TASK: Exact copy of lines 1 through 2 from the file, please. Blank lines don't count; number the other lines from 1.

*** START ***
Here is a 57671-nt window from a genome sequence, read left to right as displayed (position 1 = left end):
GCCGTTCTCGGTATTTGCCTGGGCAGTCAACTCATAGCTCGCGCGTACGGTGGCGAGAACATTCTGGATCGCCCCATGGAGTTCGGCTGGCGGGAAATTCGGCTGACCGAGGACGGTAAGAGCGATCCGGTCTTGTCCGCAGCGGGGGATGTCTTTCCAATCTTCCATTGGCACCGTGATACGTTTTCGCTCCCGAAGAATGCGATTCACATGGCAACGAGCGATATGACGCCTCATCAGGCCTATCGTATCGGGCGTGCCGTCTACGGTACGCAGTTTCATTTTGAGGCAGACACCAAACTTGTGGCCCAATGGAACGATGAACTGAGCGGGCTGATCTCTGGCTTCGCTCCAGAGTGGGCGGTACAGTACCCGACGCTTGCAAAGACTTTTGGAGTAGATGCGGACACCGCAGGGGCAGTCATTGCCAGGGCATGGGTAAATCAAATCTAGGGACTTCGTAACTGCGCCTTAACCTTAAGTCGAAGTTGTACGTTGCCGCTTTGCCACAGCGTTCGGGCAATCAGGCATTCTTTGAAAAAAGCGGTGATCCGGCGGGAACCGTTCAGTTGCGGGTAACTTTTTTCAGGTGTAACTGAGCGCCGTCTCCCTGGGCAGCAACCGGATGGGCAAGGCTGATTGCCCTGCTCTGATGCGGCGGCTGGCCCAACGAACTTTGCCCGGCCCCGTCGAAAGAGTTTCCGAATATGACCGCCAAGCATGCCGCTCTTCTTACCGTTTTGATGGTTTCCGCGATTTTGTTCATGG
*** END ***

Here is a 57671-nt window from a genome sequence, read left to right as displayed (position 1 = left end):
GCCGTTCTCGGTATTTGCCTGGGCAGTCAACTCATAGCTCGCGCGTACGGTGGCGAGAACATTCTGGATCGCCCCATGGAGTTCGGCTGGCGGGAAATTCGGCTGACCGAGGACGGTAAGAGCGATCCGGTCTTGTCCGCAGCGGGGGATGTCTTTCCAATCTTCCATTGGCACCGTGATACGTTTTCGCTCCCGAAGAATGCGATTCACATGGCAACGAGCGATATGACGCCTCATCAGGCCTATCGTATCGGGCGTGCCGTCTACGGTACGCAGTTTCATTTTGAGGCAGACACCAAACTTGTGGCCCAATGGAACGATGAACTGAGCGGGCTGATCTCTGGCTTCGCTCCAGAGTGGGCGGTACAGTACCCGACGCTTGCAAAGACTTTTGGAGTAGATGCGGACACCGCAGGGGCAGTCATTGCCAGGGCATGGGTAAATCAAATCTAGGGACTTCGTAACTGCGCCTTAACCTTAAGTCGAAGTTGTACGTTGCCGCTTTGCCACAGCGTTCGGGCAATCAGGCATTCTTTGAAAAAAGCGGTGATCCGGCGGGAACCGTTCAGTTGCGGGTAACTTTTTTCAGGTGTAACTGAGCGCCGTCTCCCTGGGCAGCAACCGGATGGGCAAGGCTGATTGCCCTGCTCTGATGCGGCGGCTGGCCCAACGAACTTTGCCCGGCCCCGTCGAAAGAGTTTCCGAATATGACCGCCAAGCATGCCGCTCTTCTTACCGTTTTGATGGTTTCCGCGATTTTGTTCATGG